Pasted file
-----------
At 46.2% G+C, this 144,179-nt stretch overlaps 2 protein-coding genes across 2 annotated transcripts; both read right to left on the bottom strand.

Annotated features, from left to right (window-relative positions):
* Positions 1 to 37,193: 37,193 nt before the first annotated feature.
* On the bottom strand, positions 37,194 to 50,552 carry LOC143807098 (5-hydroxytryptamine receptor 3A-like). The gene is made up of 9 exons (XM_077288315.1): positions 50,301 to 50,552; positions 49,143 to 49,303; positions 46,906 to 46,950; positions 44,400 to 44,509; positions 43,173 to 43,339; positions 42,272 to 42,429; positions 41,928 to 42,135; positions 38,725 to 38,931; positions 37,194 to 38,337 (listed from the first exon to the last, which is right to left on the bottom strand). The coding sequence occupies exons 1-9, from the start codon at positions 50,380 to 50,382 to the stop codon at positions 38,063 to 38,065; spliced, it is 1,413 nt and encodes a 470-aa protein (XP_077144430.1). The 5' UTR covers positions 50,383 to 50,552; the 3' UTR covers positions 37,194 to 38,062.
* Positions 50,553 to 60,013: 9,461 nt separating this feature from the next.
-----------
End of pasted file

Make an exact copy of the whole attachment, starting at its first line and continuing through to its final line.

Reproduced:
At 46.2% G+C, this 144,179-nt stretch overlaps 2 protein-coding genes across 2 annotated transcripts; both read right to left on the bottom strand.

Annotated features, from left to right (window-relative positions):
* Positions 1 to 37,193: 37,193 nt before the first annotated feature.
* On the bottom strand, positions 37,194 to 50,552 carry LOC143807098 (5-hydroxytryptamine receptor 3A-like). The gene is made up of 9 exons (XM_077288315.1): positions 50,301 to 50,552; positions 49,143 to 49,303; positions 46,906 to 46,950; positions 44,400 to 44,509; positions 43,173 to 43,339; positions 42,272 to 42,429; positions 41,928 to 42,135; positions 38,725 to 38,931; positions 37,194 to 38,337 (listed from the first exon to the last, which is right to left on the bottom strand). The coding sequence occupies exons 1-9, from the start codon at positions 50,380 to 50,382 to the stop codon at positions 38,063 to 38,065; spliced, it is 1,413 nt and encodes a 470-aa protein (XP_077144430.1). The 5' UTR covers positions 50,383 to 50,552; the 3' UTR covers positions 37,194 to 38,062.
* Positions 50,553 to 60,013: 9,461 nt separating this feature from the next.